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30th Macaulay Lecture - Lessons For Ecology, Conservation And Society From The Serengeti

Friday, November 10, 2006 - 14:00
Lecture Abstract: 

The most serious problem facing human society today is that the ecosystems in which we live are becoming unsustainable.Species are being lost and resources are being consumed at unprecedented rates-but just how much can we lose? The Serengeti ecosystem in East Africa has been well studied for nearly 50 years. Protected areas such as these act as ecological baselines where human-induced change is kept to a minimum. Lessons from these baselines are vital in understanding other areas of the world.In this talk Professor Sinclair will draw on almost half a century of his own research, demonstrating its relevance to the way society must manage their own systems for long-term sustainability.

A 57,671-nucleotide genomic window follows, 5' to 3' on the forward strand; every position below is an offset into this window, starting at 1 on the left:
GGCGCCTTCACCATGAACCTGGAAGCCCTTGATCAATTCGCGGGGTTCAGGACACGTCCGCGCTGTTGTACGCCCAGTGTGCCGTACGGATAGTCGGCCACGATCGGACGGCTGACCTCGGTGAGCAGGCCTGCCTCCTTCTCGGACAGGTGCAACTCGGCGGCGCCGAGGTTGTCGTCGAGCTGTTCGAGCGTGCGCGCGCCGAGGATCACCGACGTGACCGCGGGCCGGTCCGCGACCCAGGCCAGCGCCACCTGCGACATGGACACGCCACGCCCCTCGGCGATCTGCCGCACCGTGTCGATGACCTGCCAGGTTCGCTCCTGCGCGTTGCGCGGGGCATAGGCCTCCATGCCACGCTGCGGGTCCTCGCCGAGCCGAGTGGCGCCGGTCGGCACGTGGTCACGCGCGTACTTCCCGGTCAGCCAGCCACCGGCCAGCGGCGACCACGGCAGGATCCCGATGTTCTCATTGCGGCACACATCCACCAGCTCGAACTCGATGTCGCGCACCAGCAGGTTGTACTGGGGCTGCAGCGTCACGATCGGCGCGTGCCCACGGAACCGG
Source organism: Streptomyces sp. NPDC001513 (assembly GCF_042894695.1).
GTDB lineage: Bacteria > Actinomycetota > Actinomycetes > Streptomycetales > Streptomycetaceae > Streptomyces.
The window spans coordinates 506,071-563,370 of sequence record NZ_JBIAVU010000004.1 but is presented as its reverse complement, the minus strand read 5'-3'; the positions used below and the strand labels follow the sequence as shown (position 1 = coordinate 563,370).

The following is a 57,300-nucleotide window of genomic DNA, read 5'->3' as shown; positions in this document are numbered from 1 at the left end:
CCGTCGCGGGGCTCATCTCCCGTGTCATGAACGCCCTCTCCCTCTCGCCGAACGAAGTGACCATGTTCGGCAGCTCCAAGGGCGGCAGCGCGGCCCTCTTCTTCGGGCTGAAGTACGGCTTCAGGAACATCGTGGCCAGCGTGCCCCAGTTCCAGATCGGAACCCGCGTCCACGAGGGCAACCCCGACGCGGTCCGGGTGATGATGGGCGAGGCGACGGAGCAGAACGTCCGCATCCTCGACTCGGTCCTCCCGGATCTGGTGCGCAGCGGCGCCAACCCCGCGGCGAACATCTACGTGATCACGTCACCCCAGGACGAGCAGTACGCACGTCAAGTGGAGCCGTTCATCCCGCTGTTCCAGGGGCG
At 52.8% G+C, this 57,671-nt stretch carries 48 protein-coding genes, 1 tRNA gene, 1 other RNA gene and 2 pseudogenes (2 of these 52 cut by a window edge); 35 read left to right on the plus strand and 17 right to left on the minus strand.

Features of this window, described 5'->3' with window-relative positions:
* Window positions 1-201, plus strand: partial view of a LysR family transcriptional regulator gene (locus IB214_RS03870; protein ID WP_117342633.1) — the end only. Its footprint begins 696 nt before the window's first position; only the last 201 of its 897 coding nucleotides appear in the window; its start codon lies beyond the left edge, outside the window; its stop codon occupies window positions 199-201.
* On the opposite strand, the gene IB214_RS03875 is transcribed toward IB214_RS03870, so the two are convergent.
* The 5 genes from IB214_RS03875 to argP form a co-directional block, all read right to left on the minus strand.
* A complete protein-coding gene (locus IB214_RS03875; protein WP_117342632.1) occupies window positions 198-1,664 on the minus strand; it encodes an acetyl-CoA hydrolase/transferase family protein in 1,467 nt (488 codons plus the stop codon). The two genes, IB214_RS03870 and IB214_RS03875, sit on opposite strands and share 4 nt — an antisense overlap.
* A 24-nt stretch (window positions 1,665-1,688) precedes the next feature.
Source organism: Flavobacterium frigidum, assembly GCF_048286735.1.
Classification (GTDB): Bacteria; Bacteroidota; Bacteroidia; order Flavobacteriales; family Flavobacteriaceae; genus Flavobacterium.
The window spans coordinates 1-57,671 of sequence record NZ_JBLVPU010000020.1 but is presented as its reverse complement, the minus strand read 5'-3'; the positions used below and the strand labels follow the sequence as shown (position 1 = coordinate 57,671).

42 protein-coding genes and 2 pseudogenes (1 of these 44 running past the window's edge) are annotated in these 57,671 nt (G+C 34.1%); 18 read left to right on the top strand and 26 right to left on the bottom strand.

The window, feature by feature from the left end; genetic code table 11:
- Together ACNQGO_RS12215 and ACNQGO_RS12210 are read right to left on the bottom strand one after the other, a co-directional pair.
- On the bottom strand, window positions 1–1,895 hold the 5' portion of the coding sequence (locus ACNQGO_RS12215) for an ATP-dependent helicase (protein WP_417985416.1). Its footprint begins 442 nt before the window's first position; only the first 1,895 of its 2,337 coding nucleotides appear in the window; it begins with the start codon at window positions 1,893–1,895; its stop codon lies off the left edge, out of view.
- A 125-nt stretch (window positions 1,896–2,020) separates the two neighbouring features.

Speaker Details

Professor Tony Sinclair

Tony Sinclair’s career has focused on what makes ecosystems work. He has carried out field experiments in all corners of the globe, and he has applied his findings to both wildlife conservation and the sustainable use of natural resources.These studies have now covered over 40 years and have been brought together in four books on the Serengeti ecosystem. Until recently, Tony was Director of the Centre for Biodiversity Research, University of British Columbia, Canada.

Location

The Macaulay Land Use Research Institute
Craigiebuckler
AB15 8QH Aberdeen
United Kingdom
GB

About the Lecture

Dr Thomas Bassett MacaulayThe annual T.B. Macaulay Lecture is held to honour the vision of Dr Thomas Bassett Macaulay, President and Chairman of the Sun Life Assurance Company of Canada, whose benefaction founded the original Macaulay Institute for Soil Research in 1930. He was a descendant of the Macaulays from the Island of Lewis and his aim was to improve the productivity of Scottish agriculture. This vision continues today in its successor the James Hutton Institute, a world leader in land, crop, water, environmental and socio-economic science.